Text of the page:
“Eff You See Eye”
Robert Egger, Creative Director at Specialized Bicycles, has a bone to pick with the Union Cycliste Internationale (UCI), the world’s governing body for bicycle racing that writes the rules for races like the Tour de France. UCI has strict design specifications, as evidenced by copious rules for equipment on its website that all racing bikes must meet. Is it possible that excluding innovative racing designs (i.e.: recumbent bicycles) quashes the evolution of bicycle technology?
Designing Bicycles From Age 5
Egger’s story as a bicycle designer started when he was five years old. His father brought home a truck full of old bikes, and from that age on, Egger began putting together bikes of various shapes, sizes, and configurations. Egger estimates he has designed an average of about 100 bikes a year since then, and he is now in his 30’s. Egger went on to build his own homes and cars and developed a wide variety of skills related to electrical, mechanical, architectural, and design tasks.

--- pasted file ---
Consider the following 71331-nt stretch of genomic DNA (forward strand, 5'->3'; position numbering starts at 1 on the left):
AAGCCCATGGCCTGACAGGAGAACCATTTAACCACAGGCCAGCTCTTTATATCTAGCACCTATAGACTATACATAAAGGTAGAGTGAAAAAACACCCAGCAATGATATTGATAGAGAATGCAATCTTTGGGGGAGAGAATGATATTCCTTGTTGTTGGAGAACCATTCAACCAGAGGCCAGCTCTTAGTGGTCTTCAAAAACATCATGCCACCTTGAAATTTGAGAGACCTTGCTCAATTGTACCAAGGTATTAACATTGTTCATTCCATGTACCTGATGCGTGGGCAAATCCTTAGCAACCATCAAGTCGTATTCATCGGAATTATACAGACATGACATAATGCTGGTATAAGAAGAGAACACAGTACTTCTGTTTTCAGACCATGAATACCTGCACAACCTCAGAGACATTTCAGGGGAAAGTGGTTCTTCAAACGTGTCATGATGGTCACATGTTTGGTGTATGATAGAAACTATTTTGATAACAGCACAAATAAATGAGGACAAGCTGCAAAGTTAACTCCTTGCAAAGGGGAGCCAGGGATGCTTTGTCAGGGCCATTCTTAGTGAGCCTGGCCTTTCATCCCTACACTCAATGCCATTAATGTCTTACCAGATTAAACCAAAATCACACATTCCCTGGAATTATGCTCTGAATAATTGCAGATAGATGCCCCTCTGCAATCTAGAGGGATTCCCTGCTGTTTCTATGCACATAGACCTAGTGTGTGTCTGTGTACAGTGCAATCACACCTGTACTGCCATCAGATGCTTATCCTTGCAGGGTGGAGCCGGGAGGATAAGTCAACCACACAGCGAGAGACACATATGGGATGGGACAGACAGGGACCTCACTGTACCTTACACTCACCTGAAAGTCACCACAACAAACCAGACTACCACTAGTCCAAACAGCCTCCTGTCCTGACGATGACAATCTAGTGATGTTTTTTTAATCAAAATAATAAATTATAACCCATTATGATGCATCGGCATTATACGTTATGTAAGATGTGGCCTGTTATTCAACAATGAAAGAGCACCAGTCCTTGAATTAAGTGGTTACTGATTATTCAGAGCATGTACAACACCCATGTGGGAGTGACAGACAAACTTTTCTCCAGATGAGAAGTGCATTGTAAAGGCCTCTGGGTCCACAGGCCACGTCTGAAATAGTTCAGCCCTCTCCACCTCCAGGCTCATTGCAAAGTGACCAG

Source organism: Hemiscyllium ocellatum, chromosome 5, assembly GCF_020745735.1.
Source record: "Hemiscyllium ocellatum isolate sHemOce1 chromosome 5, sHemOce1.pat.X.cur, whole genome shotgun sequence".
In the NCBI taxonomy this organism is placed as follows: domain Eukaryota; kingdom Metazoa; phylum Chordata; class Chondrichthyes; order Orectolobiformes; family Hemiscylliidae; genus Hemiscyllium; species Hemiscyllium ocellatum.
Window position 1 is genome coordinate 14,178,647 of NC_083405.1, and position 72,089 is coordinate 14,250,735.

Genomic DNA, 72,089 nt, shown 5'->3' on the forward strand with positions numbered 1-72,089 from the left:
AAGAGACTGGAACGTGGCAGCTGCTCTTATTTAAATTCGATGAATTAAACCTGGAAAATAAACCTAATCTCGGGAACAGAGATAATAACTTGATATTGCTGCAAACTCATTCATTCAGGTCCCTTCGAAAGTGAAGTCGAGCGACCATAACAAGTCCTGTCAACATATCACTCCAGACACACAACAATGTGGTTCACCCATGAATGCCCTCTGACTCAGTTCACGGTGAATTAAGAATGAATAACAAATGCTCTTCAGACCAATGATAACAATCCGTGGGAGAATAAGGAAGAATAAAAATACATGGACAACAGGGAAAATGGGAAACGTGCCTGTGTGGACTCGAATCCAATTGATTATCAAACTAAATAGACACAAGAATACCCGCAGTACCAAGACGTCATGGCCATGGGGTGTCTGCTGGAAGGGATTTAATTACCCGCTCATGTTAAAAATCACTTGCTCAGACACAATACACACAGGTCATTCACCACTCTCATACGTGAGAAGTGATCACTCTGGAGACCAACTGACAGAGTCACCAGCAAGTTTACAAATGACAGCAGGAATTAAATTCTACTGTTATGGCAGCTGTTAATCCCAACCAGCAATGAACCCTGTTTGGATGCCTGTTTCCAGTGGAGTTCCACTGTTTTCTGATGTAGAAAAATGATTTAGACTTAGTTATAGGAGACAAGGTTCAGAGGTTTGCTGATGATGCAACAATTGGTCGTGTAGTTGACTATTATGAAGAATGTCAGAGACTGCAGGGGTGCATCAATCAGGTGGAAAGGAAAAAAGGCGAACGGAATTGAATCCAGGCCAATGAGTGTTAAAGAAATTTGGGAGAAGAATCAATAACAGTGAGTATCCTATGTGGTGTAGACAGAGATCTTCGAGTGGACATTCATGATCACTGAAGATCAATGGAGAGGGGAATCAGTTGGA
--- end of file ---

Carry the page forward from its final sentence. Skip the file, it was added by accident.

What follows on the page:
Egger’s number one source of frustration is the lack of innovation in bicycle design over the past several decades.
Egger recently designed the fUCI concept bike. The name is a combination of the UCI’s acronym and preceded by the first letter of the expletive “f***” as indicated in the photo above. In fact, the fUCI bike is designed with free imagination, completely unencumbered by UCI restrictions.
According to Egger in an interview on Bicycle Design:
“It’s kind of everything anti-UCI. Basically a ‘hey, here’s a totally different way of doing things. It doesn’t fit into your box, but the people who would appreciate this bike aren’t concerned with that box.’ The whole thing was really just an exercise in working outside of the UCI box.”
He goes on to say:
“The UCI really caters to a very small population, but there’s so many other people out there who couldn’t care less about the UCI. They don’t follow the racing and they don’t even know all the limitations that are put on bikes for the UCI riders. So, my feeling was let’s design a bike for someone who really just wants to go fast on a road bike.”
Following is a great interview with Egger and why he does what he does: